Robert E. Lee Gettysburg letter signed to B.H. Wright on 18 January 1869.  Lee responds to a letter from Wright who, in hindsight, criticizes the Confederate Civil War strategy for the most famous battles including Gettysburg and Fredericksburg; letter from Wright included. Excerpt from Lee: “this failure of the Confederate army at Gettysburg was owing to a combination of circumstances but for which success might have been reasonably expected. It…seemed that Genl Burnside had good reasons for his move…to Fredericksburg & as far as I was able to judge the earlier arrival of his troops…would not have materially changed the result…all would only have produced an earlier concentration of the Confederate army at Fredericksburg. As regards Gen McClellan I have always entertained a high opinion of his capacity & have no reason to think that he omitted to do anything that was in his power. It is difficult for me to say what success would have attended the execution of your plan of moving the Federal army to Aquia Creek after its attack of Fredericksburg, & of threatening Richmond…& then entering the Rapahannock with the Main army. I do not think that the Confederate army would have retired to Richmond until the movement developed the necesity. After the accomplishment of an event, it is so easy with the aid of our after knowledge to correct moves that are from previous events…” Runs 2pp., 7″x 9″. The historic marvel is accompanied by Wright’s previous letter to Lee. In good condition. A true gem.  Historic Gettysburg letter.  Sold for $32,500.

Gettysburg Letter

Robert E. Lee Gettysburg Letter Signed

Gettysburg 1863 Civil War Document From 15th Massachusetts Reporting Its Losses — ”…on the 2nd & 3rd days of July 1863 at Gettysburg Pa…enumerated below were lost in action…”

1863 Civil War document reporting the losses incurred during the Battle of Gettysburg. Document is handwritten by Captain Walter Gale of the 15th Massachusetts Infantry, Co. C, which fought on the Union’s left centre and suffered heavily during the battle. Document is datelined ”camp near Culpepper, Va, Sept 30, ’63” and reads in part: ”I certify on honor, that on the 2nd & 3rd days of July 1863 at Gettysburg Pa, the Stores enumerated below were lost in action at that place – one non commissioned officer and two privates were killed and one officer and eleven privates were severely wounded. The arms carried by these men were left on the field and could not be recovered. The following is the list of stores so abandoned…” He compiles an itemized list of the lost provisions, including cartridge boxes, Springfield Rifled Muskets, and bayonets. The 15th Massachusetts as a whole lost 26 men in killed or wounded. Single-page document is matted and framed with a print titled ”The Battle of Gettysburg” by Kurz & Allison, 1884, to an overall size of 28” x 15.75”. Toning and creasing, else near fine. Frame is in good to very good condition, with a chip to the left edge and some cracking to finish.  Sold for $2,384.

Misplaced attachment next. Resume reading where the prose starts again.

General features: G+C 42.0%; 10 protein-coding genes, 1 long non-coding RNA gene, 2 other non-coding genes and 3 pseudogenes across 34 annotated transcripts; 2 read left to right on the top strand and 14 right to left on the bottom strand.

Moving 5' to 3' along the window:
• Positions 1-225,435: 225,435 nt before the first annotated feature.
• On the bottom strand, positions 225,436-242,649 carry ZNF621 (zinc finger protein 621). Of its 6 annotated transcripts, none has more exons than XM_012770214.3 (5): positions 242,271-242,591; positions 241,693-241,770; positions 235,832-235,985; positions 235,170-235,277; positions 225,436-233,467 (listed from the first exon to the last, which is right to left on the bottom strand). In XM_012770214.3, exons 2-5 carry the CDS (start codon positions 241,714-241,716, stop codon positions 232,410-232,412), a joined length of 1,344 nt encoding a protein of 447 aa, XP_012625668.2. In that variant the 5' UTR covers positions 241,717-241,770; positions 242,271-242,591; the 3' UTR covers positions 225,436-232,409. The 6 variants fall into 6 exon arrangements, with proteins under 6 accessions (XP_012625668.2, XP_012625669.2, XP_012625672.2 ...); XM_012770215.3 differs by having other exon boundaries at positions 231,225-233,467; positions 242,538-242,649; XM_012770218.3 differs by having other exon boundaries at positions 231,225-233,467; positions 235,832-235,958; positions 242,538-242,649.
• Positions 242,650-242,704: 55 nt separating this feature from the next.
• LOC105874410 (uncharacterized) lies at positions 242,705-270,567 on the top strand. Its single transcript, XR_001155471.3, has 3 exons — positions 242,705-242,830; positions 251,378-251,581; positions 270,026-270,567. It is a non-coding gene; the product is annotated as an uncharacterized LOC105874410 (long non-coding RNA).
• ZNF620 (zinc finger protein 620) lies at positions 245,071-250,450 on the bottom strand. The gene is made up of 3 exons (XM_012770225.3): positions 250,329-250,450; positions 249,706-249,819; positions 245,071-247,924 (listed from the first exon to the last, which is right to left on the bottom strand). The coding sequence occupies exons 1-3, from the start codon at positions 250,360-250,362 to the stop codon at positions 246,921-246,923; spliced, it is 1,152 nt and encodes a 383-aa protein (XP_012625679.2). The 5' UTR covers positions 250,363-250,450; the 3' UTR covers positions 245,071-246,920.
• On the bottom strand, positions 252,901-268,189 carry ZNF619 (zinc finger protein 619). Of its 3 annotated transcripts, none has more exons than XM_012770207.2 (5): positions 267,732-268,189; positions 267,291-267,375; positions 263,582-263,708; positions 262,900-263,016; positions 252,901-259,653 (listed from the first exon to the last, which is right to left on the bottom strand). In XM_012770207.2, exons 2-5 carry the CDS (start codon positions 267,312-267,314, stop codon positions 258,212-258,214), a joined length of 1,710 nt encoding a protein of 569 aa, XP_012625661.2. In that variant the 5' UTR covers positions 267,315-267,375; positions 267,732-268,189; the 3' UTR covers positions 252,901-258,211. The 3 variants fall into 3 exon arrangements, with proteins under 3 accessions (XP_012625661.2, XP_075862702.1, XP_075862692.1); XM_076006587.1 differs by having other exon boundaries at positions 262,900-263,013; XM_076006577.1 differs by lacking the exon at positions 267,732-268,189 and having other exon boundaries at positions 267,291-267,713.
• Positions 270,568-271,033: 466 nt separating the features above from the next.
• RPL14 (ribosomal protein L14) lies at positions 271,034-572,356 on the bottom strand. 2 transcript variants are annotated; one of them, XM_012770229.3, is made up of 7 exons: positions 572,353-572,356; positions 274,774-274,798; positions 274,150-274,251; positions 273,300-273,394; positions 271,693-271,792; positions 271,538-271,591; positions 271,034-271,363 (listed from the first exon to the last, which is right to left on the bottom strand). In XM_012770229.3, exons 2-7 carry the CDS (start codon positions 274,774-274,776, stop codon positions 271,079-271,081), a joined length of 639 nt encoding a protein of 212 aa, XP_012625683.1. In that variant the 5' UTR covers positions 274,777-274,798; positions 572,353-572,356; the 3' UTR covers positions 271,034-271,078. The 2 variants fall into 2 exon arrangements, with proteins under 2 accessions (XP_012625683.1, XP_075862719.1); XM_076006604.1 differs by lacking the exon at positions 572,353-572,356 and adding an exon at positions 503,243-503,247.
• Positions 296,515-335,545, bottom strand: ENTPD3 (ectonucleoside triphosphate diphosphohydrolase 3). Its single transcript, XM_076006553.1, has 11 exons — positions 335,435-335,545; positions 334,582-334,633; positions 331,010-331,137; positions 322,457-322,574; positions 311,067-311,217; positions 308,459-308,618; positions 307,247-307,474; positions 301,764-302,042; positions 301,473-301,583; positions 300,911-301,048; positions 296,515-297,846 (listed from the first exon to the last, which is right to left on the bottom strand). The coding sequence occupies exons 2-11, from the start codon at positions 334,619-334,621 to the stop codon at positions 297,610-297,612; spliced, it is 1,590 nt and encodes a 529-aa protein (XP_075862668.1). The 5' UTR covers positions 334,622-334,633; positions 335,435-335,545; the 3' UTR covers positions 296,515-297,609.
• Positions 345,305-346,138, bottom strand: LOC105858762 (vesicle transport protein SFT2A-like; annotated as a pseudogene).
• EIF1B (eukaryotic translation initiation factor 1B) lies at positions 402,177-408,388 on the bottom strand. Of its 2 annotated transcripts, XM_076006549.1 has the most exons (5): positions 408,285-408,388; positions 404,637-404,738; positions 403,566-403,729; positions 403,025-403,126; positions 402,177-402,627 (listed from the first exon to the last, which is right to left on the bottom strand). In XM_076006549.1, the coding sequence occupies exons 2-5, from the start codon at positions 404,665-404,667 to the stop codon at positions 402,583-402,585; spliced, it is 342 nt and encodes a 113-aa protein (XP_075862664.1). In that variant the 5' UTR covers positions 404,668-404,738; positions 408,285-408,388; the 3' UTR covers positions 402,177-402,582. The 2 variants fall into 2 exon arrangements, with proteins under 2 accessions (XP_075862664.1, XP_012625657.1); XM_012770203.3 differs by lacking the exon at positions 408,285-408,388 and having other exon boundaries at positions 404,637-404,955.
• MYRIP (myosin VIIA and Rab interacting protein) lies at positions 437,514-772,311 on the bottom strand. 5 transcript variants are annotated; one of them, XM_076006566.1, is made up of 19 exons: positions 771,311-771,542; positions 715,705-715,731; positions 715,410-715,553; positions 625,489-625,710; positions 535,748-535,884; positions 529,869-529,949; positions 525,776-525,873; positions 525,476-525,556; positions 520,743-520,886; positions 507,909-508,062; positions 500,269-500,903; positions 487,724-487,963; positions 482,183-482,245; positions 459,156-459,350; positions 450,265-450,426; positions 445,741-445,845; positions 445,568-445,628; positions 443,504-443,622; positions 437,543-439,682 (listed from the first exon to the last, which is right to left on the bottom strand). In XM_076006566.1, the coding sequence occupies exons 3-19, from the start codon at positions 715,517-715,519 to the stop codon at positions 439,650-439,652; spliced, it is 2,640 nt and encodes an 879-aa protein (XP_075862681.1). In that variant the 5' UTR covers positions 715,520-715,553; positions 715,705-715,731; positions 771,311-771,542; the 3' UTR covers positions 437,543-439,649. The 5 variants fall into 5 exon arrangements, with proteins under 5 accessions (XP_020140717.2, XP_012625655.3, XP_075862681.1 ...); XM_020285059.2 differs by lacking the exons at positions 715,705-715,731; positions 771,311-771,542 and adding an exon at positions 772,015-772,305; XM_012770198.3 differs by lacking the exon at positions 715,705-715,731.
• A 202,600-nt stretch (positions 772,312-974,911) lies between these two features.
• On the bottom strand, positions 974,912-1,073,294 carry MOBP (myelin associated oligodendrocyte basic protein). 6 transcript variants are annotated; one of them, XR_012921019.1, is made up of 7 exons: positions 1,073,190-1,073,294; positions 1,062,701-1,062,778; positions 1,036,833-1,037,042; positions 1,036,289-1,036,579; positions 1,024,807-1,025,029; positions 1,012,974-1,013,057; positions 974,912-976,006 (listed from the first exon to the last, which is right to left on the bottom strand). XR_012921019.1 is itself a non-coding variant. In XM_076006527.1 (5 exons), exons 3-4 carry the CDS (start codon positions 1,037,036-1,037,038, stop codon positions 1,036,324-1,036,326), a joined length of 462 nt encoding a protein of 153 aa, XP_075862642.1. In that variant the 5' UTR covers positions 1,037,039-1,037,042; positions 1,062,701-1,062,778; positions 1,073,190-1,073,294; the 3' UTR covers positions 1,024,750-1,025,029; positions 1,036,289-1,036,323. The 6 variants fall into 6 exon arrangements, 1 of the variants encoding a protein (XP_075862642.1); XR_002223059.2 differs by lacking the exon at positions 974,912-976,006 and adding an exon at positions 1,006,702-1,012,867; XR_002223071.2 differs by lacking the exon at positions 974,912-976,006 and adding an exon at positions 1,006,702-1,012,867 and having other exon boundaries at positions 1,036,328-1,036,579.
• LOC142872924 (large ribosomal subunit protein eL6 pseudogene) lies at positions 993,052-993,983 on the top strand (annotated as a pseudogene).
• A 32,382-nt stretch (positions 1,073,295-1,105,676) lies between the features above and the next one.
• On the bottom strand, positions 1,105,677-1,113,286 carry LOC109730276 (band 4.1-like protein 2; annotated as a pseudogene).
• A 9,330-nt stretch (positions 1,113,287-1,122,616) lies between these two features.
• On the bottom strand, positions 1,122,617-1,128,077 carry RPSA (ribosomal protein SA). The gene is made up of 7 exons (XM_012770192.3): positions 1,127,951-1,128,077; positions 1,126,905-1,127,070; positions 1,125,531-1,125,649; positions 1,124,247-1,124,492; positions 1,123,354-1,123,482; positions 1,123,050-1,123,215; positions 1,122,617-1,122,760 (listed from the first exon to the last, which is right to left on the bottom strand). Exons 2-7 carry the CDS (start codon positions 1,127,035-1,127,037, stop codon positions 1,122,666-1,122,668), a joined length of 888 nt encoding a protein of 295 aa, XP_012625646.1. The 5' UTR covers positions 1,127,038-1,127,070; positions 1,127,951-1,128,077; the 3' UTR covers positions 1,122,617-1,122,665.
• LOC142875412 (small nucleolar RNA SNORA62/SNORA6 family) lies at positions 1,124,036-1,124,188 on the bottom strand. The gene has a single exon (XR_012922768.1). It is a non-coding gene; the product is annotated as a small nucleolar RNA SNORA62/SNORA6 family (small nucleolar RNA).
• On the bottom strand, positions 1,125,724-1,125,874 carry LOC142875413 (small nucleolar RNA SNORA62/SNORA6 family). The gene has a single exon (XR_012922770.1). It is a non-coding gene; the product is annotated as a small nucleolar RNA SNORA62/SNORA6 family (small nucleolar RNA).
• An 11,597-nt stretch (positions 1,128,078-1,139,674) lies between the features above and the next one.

Gettysburg Letter

Gettysburg 1863 Civil War Document From 15th Massachusetts Reporting Its Losses — ”…on the 2nd & 3rd days of July 1863 at Gettysburg Pa…enumerated below were lost in action…”

Incredible Gettysburg Letter re Battle — “John was brought from the field without his face or legs having felt the wrath of a Yankee shell.Blood coats the fields and flies are all over us like the demons of Hell.”